The Vienna Philharmonic at Carnegie Hall is always a hot ticket in New York, especially when they are led by Gustavo Dudamel, the young music director of the Los Angeles Philharmonic and the Simón Bolívar Youth Orchestra of Venezuela. Maestro Dudamel chose an eclectic program with music that ranged from Europe to the Americas, and included works by Gioachino Rossini, Leonard Bernstein, Julián Obrón, and Maurice Ravel.
The program began with Rossini's overture to La Gazza Ladra. This well-known piece from this obscure opera never fails to please, and Dudamel brought out exquisite playing from the orchestra. It's wonderful how Dudamel managed to bring out a warm Italianate sound from the orchestra, and it shows the incredible flexibility of this world-famous ensemble. The next piece, Tres versiones sinfónicas by Spanish-Cuban composer Julián Obrón -- a pupil of Aaron Copland, mixes harmonies reminiscent of the American composer with the Afro-Cuban rhythms of Obrón's adopted homeland (he was born in Spain and became a Cuban citizen). Obrón is pretty much a minor figure in 20th century music, and largely unknown in the United States. Whereas thumbnail pictures of the composers were included in the Carnegie Hall playbill, Obrón's likeness was curiously absent. Despite the relative obscurity of many Hispanic classical composers and their music, Dudamel has always been a champion of the composers of the continent of his birth, and his passionate reading of Obrón's rhythmic score had him doing some fancy angular movements on the podium, and oftentimes leaping in the air. He also chose to have key players of the orchestra stand while playing selected passages of the score. This directorial decision has become a Dudamel trademark.
Leonard Bernstein's Divertimento for Orchestra opened the second half of the program. It is a curious piece made up of miniature movements ranging from Latin dances to a Turkey Trot and finishing with a rousing but dissonant march reminiscent of Charles Ives. The piece, which was commissioned in 1980 for the 100th anniversary of the Boston Symphony Orchestra, is one of the composer's late works, and it feels as if Lenny dug into his trunk and found up a few musical ideas that he weaved together for this composition.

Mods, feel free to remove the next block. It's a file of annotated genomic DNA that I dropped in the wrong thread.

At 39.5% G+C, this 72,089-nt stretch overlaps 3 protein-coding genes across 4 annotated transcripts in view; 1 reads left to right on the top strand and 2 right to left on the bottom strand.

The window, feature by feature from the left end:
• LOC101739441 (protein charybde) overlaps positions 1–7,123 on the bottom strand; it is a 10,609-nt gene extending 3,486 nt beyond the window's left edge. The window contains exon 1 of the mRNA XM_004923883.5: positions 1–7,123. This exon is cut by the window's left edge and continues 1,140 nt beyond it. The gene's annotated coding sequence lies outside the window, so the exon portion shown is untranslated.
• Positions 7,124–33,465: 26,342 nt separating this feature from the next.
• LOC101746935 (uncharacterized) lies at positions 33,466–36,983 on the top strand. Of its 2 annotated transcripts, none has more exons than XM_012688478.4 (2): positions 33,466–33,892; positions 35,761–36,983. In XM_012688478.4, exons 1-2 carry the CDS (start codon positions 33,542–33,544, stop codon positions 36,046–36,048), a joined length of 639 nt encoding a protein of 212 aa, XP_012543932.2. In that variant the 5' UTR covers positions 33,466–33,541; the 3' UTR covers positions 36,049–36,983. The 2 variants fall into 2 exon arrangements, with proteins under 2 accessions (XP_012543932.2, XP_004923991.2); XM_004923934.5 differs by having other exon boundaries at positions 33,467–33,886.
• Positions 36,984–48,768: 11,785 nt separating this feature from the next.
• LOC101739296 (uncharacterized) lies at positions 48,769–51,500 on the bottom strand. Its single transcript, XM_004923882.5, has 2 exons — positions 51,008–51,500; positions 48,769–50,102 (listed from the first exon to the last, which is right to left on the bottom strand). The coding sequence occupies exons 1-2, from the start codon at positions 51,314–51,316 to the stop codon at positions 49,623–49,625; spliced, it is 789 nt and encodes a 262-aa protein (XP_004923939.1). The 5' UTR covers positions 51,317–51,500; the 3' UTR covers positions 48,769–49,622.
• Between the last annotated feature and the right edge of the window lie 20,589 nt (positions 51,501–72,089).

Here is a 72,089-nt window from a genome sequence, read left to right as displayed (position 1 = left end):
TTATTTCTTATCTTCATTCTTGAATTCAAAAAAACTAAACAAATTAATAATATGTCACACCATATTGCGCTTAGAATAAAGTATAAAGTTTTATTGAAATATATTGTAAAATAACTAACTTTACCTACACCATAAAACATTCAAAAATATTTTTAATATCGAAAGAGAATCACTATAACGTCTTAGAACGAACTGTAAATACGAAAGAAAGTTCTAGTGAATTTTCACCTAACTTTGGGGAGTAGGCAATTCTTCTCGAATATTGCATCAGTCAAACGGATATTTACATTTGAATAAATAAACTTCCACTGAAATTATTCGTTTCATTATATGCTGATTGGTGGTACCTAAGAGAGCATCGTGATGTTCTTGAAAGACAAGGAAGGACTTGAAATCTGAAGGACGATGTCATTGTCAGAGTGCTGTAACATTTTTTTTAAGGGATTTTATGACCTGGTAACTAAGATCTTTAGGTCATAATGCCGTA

The evening ended with two pieces of Maurice Ravel. The short elegy for a dead child, Pavane pour une infante défunte, is a tender composition whose enigmatic title is a companion piece to the composer's other homage to Spanish culture Alborada del Gracioso. The melodic score allowed Dudamel to shape the long phrases with a delicate hand, and the orchestra responded by playing it so sumptuously that it easily turned out to be the highlight of the evening. Bolero, which ended the printed program, began so quietly that you had to bend an ear to hear the opening bars. Before long, it carefully build to a thunderous climax. It was exciting to witness the violin players of the Vienna Philharmonic digging into their instruments with such wild abandon and musical precision at the same time. This is the kind of sound that few orchestras are able to produce successfully.
The audience greeted the program with a rousing standing ovation, and Dudamel took his bows standing in the midst of the orchestra, his customary spot during curtain calls. It's not that he's shy; he clearly enjoys the limelight that his talents have brought him, but this is an artist with a humble streak that always wants to remind us that despite his superstar status he is only a musician, just like the rest of the players on stage. But what a musician, and what an orchestra he led tonight! The kind of concert where everyone -- including the performers -- left the hall wearing a smile.